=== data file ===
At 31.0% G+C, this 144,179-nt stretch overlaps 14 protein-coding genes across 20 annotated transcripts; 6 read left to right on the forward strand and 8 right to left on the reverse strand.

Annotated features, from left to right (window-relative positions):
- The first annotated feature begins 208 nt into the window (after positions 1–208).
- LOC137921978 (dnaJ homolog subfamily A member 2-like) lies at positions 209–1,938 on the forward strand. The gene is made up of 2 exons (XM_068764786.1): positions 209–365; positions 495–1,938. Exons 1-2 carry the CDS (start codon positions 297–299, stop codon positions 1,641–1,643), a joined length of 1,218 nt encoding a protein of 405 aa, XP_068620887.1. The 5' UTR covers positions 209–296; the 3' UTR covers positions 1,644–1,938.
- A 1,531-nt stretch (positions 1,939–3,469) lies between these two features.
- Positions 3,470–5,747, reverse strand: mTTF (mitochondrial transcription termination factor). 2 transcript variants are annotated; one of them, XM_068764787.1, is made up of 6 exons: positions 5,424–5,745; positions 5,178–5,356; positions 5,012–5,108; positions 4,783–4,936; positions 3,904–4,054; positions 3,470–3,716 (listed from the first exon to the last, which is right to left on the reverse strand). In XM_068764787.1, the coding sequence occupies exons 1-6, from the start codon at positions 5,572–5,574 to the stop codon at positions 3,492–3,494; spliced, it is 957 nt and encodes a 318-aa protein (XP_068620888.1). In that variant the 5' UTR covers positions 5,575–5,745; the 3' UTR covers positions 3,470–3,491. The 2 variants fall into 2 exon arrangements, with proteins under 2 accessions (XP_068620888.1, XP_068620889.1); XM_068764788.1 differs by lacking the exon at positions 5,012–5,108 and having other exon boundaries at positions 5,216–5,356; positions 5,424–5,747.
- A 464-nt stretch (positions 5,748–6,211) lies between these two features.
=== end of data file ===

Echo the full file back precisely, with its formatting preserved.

At 31.0% G+C, this 144,179-nt stretch overlaps 14 protein-coding genes across 20 annotated transcripts; 6 read left to right on the forward strand and 8 right to left on the reverse strand.

Annotated features, from left to right (window-relative positions):
- The first annotated feature begins 208 nt into the window (after positions 1–208).
- LOC137921978 (dnaJ homolog subfamily A member 2-like) lies at positions 209–1,938 on the forward strand. The gene is made up of 2 exons (XM_068764786.1): positions 209–365; positions 495–1,938. Exons 1-2 carry the CDS (start codon positions 297–299, stop codon positions 1,641–1,643), a joined length of 1,218 nt encoding a protein of 405 aa, XP_068620887.1. The 5' UTR covers positions 209–296; the 3' UTR covers positions 1,644–1,938.
- A 1,531-nt stretch (positions 1,939–3,469) lies between these two features.
- Positions 3,470–5,747, reverse strand: mTTF (mitochondrial transcription termination factor). 2 transcript variants are annotated; one of them, XM_068764787.1, is made up of 6 exons: positions 5,424–5,745; positions 5,178–5,356; positions 5,012–5,108; positions 4,783–4,936; positions 3,904–4,054; positions 3,470–3,716 (listed from the first exon to the last, which is right to left on the reverse strand). In XM_068764787.1, the coding sequence occupies exons 1-6, from the start codon at positions 5,572–5,574 to the stop codon at positions 3,492–3,494; spliced, it is 957 nt and encodes a 318-aa protein (XP_068620888.1). In that variant the 5' UTR covers positions 5,575–5,745; the 3' UTR covers positions 3,470–3,491. The 2 variants fall into 2 exon arrangements, with proteins under 2 accessions (XP_068620888.1, XP_068620889.1); XM_068764788.1 differs by lacking the exon at positions 5,012–5,108 and having other exon boundaries at positions 5,216–5,356; positions 5,424–5,747.
- A 464-nt stretch (positions 5,748–6,211) lies between these two features.